Research shows humans tamed Sri Lankan jungle 45,000 years ago

Tools left behind by ancient humans in the rainforests of Sri Lanka 45,000 years ago have helped Australian scientists rewrite the history of human migration through the region, Brisbane Times reported.

Experts from Griffith University’s Australian Research Centre for Human Evolution have been working with Sri Lankan researchers who have uncovered bone and stone tools at the oldest archaeological site occupied by humans in the country.

The tools found at the Fa Hien cave site suggest humans were settled and living in the region’s rainforests, hunting monkeys and other tree-dwelling mammals for food.

Griffith University expert Dr Michelle Langley said that indicated a level of sophistication beyond what was previously attributed to the early humans who came through that part of the world during the great migration of humanity across the globe.

“Rainforests have always been thought to be too hard for people to have tackled that early on,” Dr Langley said.

“The resources are quite difficult to get at, the animals that are there in the trees are difficult to get, they aren’t the large animals you get in the savannahs.

“Most people have previously thought (humans) had gone around rainforests until much later.”

The researchers found evidence of prolonged human settlement in the region, evidenced by the large number of bones from monkeys which had been butchered by those early humans.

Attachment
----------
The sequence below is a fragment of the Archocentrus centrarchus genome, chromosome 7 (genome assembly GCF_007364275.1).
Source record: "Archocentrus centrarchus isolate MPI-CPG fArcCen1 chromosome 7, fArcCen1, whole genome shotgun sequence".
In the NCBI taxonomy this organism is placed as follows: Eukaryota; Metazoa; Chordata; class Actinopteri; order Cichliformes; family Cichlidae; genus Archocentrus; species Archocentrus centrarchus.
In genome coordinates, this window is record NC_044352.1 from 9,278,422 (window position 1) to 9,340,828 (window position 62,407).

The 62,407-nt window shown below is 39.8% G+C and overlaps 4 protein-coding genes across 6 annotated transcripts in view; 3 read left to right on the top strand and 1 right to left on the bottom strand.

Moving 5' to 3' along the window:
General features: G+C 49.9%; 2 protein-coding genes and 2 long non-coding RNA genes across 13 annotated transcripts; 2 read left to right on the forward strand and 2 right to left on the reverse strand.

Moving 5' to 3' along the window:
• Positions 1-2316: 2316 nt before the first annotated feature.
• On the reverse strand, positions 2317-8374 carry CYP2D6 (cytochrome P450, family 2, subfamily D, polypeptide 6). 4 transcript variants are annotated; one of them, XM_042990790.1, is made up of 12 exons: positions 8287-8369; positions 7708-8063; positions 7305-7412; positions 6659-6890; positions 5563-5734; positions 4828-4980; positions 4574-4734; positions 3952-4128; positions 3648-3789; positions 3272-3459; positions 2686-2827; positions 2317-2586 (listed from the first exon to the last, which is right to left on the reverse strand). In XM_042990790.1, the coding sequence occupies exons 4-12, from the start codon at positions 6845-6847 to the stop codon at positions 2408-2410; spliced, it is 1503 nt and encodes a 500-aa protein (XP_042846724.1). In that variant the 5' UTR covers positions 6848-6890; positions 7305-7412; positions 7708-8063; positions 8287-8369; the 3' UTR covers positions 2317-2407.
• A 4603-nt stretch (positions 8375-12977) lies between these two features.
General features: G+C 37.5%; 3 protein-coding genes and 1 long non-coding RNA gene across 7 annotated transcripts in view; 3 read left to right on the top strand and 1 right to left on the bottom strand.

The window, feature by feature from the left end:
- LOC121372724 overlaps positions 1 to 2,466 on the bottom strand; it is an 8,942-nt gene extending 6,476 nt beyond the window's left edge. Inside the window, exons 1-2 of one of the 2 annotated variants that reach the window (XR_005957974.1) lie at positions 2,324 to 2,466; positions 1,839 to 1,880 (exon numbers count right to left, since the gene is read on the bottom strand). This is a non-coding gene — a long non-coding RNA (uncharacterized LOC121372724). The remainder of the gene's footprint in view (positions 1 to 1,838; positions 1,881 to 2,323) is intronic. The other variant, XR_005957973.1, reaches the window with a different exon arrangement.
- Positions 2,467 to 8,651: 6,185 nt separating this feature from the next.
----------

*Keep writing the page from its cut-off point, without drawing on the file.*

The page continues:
“Hunting monkeys is very difficult – they live in the trees far above where humans are, they’re very fast, very agile and very smart,” Dr Langley said.

“They’re not the kind of animal where you can just grab them, it takes quite sophisticated technology to get up to them and hunt them.”

Dr Langley is a specialist in analysing ancient bone tools, and looked at several small bone spikes believed to have been used as spear or arrow heads.

It appears the ancient humans also used canine teeth from the monkeys they hunted as tools, turning them into pointed tools for piercing and cutting.

The people moving through the Sri Lankan rainforest 45,000 years ago were modern humans, meaning they would have been physically the same as people living today.

Dr Langley said the findings showed a population of people using human ingenuity to get the most out of a harsh environment without any of the benefits of the subsequent 45,000 years of technological advances.

“The good thing about modern humans is we’re very flexible in our behaviours, so put us in a situation and we’ll work out very quickly how to live there,” she said.

“They’ve arrived [in the region] early on and they’ve stuck around, so they’ve worked out how to make a living there and not seen any reason to leave, so they seem to be quite comfortable.”

In addition to Dr Langley and the Griffith team, the project involved researchers from Sri Lanka’s University of Sri Jayewardenepura, as well as an international group from universities including Oxford University and the University of Queensland.

The findings were published on Wednesday in the journal Nature Communications. (Colombo Gazette)


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